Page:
Clip from “Fathers and Daughters”
I’m not talking “Okay, you’re panning right to left, up, down.” It’s just this drift and this energy that you’re creating that’s like, “Whoa, what’s going on here?” Why is that?”
Now, let’s breakdown a camera emotion of a leader. Let’s say a lens choice would be a slightly wider lens, like a 35mm. I would take the camera and lower it under his eye line, and I would put him/her in the center of the frame.
This is the leader. I would have that style go throughout the whole film. If your character goes from leading to following to failing to whatever, you can then alter that style but low angle, center frame, wider lenses pushed in, that’s going to give the person power and leadership.
Let’s move on to compassion. I would say, let’s look at a key-to-fill lighting ratio on that. I would say that a compassionate person would be a little flatter in lighting.
If your key-to-fill ratio on a whole for the film is three to one, so three stops down on the fill, make the compassion-character two to one, or one and a half to one. Just something that really lightens the mood and the tone. Think about colors when lighting and placing your “compassionate” character. Different colors like orange and purples can play off nicely when introducing and/or establishing their attributes in the narrative.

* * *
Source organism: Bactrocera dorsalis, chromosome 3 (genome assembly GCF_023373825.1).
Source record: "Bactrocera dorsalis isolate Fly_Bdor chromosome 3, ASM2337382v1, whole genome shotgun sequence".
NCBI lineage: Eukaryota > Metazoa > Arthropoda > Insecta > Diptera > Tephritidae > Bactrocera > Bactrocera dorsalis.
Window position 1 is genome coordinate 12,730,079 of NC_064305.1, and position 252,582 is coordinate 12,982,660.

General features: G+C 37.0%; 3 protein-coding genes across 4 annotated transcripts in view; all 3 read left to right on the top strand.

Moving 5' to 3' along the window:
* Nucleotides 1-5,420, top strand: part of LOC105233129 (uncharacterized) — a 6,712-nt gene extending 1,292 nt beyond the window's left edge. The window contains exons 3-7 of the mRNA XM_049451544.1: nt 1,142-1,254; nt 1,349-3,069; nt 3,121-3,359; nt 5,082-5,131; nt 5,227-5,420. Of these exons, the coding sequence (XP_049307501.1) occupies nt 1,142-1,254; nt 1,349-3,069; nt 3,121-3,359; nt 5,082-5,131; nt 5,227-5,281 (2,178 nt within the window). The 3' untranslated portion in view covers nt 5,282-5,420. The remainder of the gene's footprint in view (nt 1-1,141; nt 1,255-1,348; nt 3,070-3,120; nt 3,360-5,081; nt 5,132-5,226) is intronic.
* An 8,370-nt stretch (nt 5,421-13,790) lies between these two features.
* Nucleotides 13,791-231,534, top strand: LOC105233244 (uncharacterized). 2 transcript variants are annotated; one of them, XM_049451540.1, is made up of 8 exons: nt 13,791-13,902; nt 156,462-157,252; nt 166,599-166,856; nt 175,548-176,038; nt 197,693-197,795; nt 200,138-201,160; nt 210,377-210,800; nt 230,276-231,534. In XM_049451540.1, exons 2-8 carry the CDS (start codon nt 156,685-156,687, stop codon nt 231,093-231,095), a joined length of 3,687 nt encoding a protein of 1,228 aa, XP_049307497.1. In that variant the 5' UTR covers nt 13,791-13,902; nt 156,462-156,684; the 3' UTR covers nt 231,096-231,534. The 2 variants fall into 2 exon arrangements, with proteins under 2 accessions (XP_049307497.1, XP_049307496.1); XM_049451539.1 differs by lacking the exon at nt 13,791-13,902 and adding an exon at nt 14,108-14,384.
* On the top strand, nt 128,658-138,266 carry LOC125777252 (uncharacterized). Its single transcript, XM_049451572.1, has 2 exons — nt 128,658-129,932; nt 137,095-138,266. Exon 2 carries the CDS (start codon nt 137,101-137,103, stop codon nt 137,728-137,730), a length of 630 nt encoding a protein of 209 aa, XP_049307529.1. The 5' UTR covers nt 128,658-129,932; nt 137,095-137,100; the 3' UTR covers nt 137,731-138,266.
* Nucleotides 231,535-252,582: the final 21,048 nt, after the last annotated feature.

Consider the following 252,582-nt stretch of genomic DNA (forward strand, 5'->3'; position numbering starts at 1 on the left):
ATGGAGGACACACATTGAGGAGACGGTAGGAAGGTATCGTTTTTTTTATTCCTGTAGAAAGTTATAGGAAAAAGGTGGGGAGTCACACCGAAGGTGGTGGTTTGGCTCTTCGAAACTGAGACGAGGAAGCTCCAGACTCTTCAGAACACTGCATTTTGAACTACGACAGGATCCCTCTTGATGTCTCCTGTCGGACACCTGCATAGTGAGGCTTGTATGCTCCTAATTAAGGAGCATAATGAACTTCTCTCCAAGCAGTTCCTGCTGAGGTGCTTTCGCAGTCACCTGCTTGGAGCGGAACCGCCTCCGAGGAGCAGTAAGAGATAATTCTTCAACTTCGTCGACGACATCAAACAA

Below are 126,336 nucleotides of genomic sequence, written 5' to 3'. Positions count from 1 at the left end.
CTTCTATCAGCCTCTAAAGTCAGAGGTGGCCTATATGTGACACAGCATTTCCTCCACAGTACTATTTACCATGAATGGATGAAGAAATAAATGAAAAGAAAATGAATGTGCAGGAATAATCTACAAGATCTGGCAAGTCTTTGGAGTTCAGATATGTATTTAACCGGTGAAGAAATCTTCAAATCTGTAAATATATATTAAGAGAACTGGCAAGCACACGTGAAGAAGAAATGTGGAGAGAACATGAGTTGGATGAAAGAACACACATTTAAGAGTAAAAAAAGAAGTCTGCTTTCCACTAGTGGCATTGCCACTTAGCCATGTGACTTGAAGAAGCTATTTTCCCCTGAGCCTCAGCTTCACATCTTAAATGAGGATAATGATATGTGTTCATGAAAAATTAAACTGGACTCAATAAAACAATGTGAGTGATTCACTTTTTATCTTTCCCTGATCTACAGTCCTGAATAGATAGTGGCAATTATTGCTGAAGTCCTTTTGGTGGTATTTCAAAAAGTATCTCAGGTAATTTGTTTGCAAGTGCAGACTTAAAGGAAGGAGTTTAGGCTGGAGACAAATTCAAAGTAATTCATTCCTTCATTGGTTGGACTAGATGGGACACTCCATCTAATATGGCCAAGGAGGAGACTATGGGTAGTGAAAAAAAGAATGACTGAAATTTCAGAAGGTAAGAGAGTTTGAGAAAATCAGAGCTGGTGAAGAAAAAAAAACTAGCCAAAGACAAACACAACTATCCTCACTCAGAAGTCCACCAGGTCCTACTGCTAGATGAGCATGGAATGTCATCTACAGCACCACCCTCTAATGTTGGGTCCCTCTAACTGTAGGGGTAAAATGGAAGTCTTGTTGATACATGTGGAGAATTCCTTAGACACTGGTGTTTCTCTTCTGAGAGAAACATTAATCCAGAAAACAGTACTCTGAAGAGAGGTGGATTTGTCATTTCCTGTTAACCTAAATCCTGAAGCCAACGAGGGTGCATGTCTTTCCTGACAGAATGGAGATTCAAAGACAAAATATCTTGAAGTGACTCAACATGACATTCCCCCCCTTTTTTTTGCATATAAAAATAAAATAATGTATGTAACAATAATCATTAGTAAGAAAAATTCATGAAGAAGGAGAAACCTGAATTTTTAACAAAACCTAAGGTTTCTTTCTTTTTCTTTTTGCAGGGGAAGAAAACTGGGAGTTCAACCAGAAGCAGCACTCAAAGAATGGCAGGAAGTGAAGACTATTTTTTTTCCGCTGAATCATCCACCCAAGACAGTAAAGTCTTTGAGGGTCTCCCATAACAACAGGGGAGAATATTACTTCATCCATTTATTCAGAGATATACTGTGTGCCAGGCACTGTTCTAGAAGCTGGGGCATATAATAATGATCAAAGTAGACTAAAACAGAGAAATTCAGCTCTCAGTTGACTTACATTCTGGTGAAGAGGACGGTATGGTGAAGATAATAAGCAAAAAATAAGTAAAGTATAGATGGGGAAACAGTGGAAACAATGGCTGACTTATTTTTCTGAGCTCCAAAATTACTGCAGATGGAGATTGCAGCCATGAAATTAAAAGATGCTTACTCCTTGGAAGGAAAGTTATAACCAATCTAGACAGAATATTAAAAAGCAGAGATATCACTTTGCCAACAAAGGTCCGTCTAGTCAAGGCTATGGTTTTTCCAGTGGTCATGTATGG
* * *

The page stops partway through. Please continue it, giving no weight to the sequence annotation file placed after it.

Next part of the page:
Now let’s talk about “selfless.” Maybe depth of field could play. You want to play with shallow depth of field as well. Not only would the camera be panning around and not ever be completely happy with the frame, but you could play with shallow depth of field there. I think selfless could be portrayed by maybe a little more head room, having more depth of field, creating the feeling that this person is selfless. Depth of Field can be a huge tool when showing that your character is selfless. It creates a focus on him and no one else in the frame. He/shein their head and their head only.
Endurance: I think a lower angle would work for that, a camera that’s always booming up and booming down, maybe, to show that he’s keeping up, that he or she just keeps on going, keeps on driving. The camera always has those subtle up and down moves. Your key-to-fill ratio is going to be wonderful in compassion and selfless.
These are the kind of things that I attach to every scene. What is this person going through? How can I do it? Through all the things that we’ve talked about: the camera motion – is there movement or no movement, what should it feel like, the lens choice, should it be a longer lens or should it be a wider lens, pushed in, lower angle, maybe higher angle? There are so many options to choose from when crafting a scene, but it comes down to picking the right ones.
Over time, you will garner enough experience to make these judgement calls while reading the script. Even on set, you will have a better understanding of what will work best in the moment. It takes time, but try things out and craft your own voice. There is no right or wrong in any situation… just make sure you have an understanding of what the world has done before you. That’s a great way of being able to build upon what already exists.
-Shane Hurlbut, ASC